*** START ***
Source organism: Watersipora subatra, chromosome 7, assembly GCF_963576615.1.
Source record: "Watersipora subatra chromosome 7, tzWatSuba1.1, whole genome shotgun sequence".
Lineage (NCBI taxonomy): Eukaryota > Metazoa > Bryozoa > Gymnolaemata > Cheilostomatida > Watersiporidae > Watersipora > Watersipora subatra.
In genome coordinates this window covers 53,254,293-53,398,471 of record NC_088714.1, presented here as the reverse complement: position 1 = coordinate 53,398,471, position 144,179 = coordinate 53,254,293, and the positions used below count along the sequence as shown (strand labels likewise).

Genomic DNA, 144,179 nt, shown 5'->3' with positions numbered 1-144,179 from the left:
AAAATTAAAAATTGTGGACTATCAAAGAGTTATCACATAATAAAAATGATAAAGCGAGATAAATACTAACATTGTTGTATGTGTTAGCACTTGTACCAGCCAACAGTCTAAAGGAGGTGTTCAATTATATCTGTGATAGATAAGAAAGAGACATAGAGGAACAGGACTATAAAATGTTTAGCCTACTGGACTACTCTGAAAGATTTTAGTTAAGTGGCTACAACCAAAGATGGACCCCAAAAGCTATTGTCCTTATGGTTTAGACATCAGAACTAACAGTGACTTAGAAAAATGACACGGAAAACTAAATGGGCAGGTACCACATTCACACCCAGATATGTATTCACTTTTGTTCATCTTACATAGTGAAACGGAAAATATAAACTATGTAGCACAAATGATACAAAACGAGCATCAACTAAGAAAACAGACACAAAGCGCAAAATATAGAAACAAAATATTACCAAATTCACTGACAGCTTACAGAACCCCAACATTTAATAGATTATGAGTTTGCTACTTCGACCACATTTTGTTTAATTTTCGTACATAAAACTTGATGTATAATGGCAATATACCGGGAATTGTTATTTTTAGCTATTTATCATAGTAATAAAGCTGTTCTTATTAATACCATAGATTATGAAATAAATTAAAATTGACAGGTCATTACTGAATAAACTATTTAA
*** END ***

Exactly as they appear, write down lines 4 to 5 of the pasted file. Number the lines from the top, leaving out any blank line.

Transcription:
In genome coordinates this window covers 53,254,293-53,398,471 of record NC_088714.1, presented here as the reverse complement: position 1 = coordinate 53,398,471, position 144,179 = coordinate 53,254,293, and the positions used below count along the sequence as shown (strand labels likewise).

Genomic DNA, 144,179 nt, shown 5'->3' with positions numbered 1-144,179 from the left: